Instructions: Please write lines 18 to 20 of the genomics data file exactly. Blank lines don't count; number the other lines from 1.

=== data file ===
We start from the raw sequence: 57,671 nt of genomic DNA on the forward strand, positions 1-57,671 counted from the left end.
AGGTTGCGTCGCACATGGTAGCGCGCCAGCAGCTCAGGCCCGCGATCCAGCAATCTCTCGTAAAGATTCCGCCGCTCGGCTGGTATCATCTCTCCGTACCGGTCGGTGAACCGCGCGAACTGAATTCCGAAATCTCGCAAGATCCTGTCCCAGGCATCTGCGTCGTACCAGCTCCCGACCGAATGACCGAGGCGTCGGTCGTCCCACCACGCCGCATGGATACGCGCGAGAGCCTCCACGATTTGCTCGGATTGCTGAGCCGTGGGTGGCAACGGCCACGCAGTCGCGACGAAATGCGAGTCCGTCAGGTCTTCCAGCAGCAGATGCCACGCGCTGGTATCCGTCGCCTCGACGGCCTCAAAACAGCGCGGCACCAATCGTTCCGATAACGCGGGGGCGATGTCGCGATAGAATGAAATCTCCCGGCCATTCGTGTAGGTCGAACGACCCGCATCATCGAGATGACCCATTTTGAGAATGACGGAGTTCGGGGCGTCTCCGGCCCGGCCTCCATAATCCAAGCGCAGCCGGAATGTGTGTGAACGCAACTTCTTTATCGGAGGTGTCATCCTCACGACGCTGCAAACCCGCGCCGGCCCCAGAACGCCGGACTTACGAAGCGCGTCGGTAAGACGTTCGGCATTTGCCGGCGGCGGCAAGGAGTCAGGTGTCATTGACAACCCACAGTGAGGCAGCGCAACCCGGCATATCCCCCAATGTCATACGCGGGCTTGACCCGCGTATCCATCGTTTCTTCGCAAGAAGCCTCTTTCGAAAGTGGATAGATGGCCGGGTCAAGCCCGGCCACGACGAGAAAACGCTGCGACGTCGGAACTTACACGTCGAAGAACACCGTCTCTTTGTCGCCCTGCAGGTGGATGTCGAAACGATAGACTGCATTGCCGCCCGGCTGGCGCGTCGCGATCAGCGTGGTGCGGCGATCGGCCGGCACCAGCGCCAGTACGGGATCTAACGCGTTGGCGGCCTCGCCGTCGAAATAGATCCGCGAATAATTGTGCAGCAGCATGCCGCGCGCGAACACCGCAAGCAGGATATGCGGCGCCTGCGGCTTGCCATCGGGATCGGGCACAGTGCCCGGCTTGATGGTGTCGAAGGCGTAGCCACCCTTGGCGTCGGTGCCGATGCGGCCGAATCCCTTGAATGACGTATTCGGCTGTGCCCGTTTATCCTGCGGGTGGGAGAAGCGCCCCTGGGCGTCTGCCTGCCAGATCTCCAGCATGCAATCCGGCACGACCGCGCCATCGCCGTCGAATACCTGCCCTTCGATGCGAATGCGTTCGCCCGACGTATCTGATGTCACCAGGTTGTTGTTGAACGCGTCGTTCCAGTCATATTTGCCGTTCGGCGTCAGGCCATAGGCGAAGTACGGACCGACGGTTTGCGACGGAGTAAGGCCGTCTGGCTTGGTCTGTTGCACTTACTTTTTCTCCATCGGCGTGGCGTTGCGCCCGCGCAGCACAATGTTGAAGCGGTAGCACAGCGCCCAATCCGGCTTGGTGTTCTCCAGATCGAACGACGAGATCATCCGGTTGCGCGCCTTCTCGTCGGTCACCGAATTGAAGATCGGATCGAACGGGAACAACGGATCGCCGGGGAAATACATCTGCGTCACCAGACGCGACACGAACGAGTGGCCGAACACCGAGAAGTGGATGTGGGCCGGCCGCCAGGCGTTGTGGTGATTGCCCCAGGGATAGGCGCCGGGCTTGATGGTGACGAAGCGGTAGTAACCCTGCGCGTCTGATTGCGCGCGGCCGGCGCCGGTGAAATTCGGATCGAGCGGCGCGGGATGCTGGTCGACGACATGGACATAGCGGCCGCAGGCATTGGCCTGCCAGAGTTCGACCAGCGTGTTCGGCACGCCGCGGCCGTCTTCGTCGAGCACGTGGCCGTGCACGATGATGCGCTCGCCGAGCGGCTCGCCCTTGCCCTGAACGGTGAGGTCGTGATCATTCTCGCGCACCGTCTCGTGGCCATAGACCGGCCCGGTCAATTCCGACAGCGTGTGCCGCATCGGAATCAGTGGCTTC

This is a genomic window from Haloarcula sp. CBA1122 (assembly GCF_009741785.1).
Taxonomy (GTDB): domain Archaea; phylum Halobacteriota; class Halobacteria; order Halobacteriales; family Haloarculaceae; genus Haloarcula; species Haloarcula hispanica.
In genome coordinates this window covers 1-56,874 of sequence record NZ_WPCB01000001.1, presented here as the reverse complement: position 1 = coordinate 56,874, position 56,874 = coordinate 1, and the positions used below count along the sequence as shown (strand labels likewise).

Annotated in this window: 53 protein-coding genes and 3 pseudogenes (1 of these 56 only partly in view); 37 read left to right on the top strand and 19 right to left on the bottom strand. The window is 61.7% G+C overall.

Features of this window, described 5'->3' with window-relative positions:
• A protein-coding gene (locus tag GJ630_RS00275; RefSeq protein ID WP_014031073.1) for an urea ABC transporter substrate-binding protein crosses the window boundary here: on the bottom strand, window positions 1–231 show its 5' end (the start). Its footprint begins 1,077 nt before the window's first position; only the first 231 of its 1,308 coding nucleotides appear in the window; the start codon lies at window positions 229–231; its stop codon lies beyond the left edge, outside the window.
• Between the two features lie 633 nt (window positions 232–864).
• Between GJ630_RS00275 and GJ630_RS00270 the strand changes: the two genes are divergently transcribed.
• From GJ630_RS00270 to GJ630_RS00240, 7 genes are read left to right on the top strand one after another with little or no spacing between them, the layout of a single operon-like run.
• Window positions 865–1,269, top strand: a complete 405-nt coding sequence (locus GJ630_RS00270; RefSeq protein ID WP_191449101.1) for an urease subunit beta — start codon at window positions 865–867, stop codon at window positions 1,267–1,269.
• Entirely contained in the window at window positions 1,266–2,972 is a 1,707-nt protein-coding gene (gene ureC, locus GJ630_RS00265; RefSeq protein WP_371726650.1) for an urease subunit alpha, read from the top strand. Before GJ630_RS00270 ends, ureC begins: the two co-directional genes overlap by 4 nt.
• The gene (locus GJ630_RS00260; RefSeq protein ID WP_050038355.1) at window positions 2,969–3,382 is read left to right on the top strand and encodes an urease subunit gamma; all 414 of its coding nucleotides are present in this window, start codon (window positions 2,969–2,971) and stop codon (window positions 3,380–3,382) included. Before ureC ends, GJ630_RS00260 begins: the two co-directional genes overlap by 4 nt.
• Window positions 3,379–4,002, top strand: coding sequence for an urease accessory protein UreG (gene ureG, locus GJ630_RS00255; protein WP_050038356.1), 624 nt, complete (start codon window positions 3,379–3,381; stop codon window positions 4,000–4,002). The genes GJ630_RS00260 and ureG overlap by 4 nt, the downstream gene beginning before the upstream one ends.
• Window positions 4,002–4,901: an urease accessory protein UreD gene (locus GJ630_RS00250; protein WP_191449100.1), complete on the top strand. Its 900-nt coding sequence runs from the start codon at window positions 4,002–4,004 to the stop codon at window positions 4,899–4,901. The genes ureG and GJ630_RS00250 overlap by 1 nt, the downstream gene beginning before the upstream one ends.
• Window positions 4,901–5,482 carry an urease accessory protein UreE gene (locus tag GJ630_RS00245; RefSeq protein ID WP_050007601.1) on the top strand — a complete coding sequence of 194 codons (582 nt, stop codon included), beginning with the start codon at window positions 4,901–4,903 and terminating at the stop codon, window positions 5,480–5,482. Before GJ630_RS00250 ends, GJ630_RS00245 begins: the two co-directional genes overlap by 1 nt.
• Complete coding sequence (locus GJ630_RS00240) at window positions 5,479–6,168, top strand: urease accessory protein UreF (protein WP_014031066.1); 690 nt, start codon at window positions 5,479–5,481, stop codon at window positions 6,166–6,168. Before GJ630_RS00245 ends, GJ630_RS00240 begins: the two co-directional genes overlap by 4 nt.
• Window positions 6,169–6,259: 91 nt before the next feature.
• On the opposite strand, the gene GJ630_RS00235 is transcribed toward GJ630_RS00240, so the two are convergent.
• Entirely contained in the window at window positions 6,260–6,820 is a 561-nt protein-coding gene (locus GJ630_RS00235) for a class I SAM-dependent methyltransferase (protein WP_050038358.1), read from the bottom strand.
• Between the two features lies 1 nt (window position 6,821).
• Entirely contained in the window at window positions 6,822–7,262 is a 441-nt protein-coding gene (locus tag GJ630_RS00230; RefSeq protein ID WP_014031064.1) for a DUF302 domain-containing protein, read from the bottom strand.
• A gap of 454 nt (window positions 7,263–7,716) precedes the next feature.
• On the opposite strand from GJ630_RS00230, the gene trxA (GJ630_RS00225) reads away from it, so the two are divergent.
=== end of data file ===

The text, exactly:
• Complete coding sequence (locus GJ630_RS00240) at window positions 5,479–6,168, top strand: urease accessory protein UreF (protein WP_014031066.1); 690 nt, start codon at window positions 5,479–5,481, stop codon at window positions 6,166–6,168. Before GJ630_RS00245 ends, GJ630_RS00240 begins: the two co-directional genes overlap by 4 nt.
• Window positions 6,169–6,259: 91 nt before the next feature.
• On the opposite strand, the gene GJ630_RS00235 is transcribed toward GJ630_RS00240, so the two are convergent.